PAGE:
Interestingly, Hakim Bey was an OG newsletter-guy, using the medium of communiques and Zines to circulate his thoughts in the New York of the 1980s. I found an interview where he talks about how TAZs have been accurately likened to dinner parties - where - with the right music, the right conversation and the right people, the gathering becomes memorable in unexplained ways. The simile works, because in such dinner parties, nobody prescribes what the conversation should be. Perhaps people bring different food, so the menu isn’t imposed; i.e ‘autonomous’.
Then everyone goes home; hence ‘temporary’.
It’s this temporary aspect which intrigued me and made me think.
Ol’ Leonard says again and again in my head:
There is a crack, a crack In everything That's where the light gets in.
I understand the TAZ as essentially a crack where everyone gets to function free of the usual structures that govern them. Functioning freely, we get to see the outlines of the structures themselves. Seeing the outlines, we can decide whether those structures are oppressive or not. On deciding, we can choose whether we want to function in accordance with those structures from thereon. Or not.
I have found Film Festivals to sometimes become amazing TAZs. This time, MAMI allowed me to isolate some of the structures that have been governing my filmmaking - conservatism, the algorithm followed by OTT platforms, fear. I watched Vera’s film and felt empowered to rebel, because the result of her rebellion was important.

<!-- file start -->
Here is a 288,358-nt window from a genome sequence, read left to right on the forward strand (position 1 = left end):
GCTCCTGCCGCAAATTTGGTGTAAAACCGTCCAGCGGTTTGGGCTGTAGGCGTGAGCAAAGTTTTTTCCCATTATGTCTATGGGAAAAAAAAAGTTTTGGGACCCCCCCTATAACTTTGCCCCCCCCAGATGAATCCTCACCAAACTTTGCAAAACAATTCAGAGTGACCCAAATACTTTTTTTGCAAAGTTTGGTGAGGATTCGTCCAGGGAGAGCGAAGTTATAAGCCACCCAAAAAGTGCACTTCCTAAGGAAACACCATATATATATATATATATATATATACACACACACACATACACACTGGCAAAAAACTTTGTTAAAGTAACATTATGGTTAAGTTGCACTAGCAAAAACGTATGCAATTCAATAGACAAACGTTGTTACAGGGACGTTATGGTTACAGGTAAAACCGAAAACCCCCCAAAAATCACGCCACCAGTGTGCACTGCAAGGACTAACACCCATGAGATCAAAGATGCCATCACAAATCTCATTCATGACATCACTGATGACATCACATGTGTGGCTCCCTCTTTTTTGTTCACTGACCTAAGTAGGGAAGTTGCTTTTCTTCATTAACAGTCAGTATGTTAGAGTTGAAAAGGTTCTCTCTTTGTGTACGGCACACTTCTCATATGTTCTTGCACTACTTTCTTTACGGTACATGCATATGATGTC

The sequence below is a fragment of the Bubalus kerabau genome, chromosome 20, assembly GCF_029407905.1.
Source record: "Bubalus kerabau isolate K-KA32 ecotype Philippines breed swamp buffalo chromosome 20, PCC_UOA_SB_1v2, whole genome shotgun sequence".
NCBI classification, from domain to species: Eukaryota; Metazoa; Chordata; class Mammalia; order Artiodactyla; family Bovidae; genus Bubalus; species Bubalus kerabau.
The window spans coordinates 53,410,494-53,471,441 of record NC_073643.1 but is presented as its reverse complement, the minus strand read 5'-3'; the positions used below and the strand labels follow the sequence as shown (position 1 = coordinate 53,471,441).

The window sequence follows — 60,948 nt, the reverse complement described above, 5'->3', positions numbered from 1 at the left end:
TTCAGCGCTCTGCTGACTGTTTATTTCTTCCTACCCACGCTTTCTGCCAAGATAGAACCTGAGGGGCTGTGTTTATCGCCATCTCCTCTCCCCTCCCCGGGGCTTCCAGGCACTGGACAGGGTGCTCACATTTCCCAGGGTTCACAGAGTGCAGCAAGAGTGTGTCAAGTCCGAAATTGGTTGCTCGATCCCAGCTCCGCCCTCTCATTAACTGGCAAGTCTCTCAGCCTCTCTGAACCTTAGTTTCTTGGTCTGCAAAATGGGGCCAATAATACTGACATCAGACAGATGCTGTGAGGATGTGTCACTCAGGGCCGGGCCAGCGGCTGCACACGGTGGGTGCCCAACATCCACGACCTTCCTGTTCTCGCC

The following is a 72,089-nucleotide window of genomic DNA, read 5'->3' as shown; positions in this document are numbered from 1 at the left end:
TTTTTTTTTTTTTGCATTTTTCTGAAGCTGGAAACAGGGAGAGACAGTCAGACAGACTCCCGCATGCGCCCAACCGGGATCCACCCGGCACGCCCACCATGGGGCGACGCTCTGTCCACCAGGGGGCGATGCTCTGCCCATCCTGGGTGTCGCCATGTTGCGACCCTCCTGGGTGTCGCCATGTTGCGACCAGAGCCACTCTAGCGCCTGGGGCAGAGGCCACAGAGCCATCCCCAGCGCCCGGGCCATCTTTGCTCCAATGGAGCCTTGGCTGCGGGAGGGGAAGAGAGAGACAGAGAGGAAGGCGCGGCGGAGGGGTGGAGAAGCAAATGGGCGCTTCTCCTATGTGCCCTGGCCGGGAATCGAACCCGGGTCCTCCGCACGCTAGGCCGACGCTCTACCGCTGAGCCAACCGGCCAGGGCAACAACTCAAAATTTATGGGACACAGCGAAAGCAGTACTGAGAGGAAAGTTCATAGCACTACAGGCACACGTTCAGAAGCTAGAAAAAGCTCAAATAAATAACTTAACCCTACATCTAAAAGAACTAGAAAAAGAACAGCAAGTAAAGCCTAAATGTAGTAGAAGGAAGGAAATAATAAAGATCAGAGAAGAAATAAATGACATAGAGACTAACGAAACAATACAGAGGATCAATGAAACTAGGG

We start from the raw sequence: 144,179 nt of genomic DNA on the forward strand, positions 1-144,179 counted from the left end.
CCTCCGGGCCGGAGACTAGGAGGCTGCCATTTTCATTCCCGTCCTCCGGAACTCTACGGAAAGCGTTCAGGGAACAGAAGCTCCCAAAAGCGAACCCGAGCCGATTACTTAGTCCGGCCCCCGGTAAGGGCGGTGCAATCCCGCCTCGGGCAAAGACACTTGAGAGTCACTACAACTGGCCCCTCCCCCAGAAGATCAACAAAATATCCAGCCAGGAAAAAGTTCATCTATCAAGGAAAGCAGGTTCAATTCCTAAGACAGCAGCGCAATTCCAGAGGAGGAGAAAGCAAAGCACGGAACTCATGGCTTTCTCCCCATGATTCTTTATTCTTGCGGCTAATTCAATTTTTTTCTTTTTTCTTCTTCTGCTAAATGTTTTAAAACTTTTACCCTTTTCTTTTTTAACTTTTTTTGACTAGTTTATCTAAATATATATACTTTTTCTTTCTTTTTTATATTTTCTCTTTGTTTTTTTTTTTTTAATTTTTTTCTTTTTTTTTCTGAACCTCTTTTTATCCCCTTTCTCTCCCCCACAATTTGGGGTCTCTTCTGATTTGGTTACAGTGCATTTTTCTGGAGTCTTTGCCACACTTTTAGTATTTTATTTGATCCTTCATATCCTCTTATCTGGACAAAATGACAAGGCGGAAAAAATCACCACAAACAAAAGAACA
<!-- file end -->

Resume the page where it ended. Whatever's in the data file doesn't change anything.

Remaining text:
Often, it’s because of the impact of one or more films at a festival that causes a mass of people to suddenly view the world differently and then talk to each other about why this is so. Vera’s film - and the experience of meeting her - suddenly made me view the world differently, along with a small group of folks who were feeling the same way after watching it along with me. I encountered some of them later at a restaurant, and felt a kinship with them - although no direct words were exchanged between us.
The film festival ends today, and with it - this crack closes in on itself. Tomorrow - Vera, I and the others who shared the experience of watching her film will be thrown by life deep into our own worlds again; and this communion will become a memory.
However, I feel it will remain a significant memory. One that will inspire me in the future and influence the choices I make from hereon. A TAZ may be temporary in its existence, but I have a feeling that the TAZ of watching Vera’s film has already asked me to be the instrument that replicates it sometime in the future.
To say the least, it’s left me inspired.
I’m leaving you with a few things that deserve a mention in the context of TAZs.
During the performance, I believe that Collier created a TAZ. He didn’t just play the songs, he asked the audience to participate. He has an amazing superpower - a manner that so endearing, inclusive and easy - that you are happy to become his instruments whether you have musical talent or not.
See him do this with an audience in Lisbon:
Collier did the same with us. He gave us a task and showed us that we could complete it successfully - that we could unite in song successfully. Unite. Successfully. Us. A country where deep divisions deepen by a day. He showed us that a different set of rules could operate. Temporarily.
Because then the concert ended and we all went home.
Man on Wire